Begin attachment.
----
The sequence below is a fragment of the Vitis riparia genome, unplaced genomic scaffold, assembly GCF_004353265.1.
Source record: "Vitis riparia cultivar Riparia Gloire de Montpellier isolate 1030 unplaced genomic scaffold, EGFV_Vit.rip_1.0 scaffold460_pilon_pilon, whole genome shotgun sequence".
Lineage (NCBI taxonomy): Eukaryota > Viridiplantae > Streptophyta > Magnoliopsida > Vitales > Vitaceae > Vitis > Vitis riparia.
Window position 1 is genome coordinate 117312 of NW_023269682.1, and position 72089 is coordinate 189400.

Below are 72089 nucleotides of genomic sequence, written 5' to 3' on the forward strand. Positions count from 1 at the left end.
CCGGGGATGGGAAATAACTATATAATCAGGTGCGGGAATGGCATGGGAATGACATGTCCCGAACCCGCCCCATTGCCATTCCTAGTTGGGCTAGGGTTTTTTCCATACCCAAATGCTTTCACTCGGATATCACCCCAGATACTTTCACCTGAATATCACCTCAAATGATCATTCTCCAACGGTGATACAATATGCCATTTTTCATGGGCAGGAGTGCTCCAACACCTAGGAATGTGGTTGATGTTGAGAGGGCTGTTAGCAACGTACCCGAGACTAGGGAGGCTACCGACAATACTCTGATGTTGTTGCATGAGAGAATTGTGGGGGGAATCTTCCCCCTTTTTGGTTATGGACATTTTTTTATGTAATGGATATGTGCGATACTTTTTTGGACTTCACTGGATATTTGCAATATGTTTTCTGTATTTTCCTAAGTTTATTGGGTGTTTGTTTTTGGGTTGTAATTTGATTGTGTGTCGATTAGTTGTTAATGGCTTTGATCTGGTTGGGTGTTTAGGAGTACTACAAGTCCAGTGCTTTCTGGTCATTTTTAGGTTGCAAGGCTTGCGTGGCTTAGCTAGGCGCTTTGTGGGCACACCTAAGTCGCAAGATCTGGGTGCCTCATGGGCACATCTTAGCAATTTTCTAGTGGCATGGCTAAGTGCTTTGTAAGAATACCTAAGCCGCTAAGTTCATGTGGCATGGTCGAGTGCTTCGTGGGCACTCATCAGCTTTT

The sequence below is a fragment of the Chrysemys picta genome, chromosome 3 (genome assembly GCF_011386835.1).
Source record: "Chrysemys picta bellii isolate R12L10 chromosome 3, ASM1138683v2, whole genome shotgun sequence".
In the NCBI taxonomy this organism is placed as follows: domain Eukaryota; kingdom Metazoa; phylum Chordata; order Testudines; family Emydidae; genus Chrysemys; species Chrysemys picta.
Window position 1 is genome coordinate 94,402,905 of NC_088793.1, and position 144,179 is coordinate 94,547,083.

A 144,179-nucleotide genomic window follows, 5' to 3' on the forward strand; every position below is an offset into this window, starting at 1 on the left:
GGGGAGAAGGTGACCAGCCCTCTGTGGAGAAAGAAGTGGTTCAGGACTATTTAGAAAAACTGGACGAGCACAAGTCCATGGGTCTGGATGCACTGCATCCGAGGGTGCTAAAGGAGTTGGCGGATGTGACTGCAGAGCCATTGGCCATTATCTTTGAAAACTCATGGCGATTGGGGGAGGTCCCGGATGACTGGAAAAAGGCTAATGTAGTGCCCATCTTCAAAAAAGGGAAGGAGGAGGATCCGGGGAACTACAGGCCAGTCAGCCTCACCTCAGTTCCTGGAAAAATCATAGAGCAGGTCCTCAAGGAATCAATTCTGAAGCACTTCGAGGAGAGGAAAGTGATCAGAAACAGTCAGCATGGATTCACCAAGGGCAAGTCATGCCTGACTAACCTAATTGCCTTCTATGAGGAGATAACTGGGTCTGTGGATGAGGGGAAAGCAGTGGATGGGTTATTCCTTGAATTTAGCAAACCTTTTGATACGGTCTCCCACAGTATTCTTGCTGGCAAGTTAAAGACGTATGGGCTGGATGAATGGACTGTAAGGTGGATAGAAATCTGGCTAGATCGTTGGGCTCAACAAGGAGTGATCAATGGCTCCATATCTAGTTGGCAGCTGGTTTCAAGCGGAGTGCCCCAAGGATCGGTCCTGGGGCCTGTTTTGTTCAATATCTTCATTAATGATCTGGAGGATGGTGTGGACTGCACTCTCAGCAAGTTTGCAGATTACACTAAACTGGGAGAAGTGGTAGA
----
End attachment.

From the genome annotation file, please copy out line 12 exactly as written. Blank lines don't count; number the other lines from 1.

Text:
GGGGAGAAGGTGACCAGCCCTCTGTGGAGAAAGAAGTGGTTCAGGACTATTTAGAAAAACTGGACGAGCACAAGTCCATGGGTCTGGATGCACTGCATCCGAGGGTGCTAAAGGAGTTGGCGGATGTGACTGCAGAGCCATTGGCCATTATCTTTGAAAACTCATGGCGATTGGGGGAGGTCCCGGATGACTGGAAAAAGGCTAATGTAGTGCCCATCTTCAAAAAAGGGAAGGAGGAGGATCCGGGGAACTACAGGCCAGTCAGCCTCACCTCAGTTCCTGGAAAAATCATAGAGCAGGTCCTCAAGGAATCAATTCTGAAGCACTTCGAGGAGAGGAAAGTGATCAGAAACAGTCAGCATGGATTCACCAAGGGCAAGTCATGCCTGACTAACCTAATTGCCTTCTATGAGGAGATAACTGGGTCTGTGGATGAGGGGAAAGCAGTGGATGGGTTATTCCTTGAATTTAGCAAACCTTTTGATACGGTCTCCCACAGTATTCTTGCTGGCAAGTTAAAGACGTATGGGCTGGATGAATGGACTGTAAGGTGGATAGAAATCTGGCTAGATCGTTGGGCTCAACAAGGAGTGATCAATGGCTCCATATCTAGTTGGCAGCTGGTTTCAAGCGGAGTGCCCCAAGGATCGGTCCTGGGGCCTGTTTTGTTCAATATCTTCATTAATGATCTGGAGGATGGTGTGGACTGCACTCTCAGCAAGTTTGCAGATTACACTAAACTGGGAGAAGTGGTAGA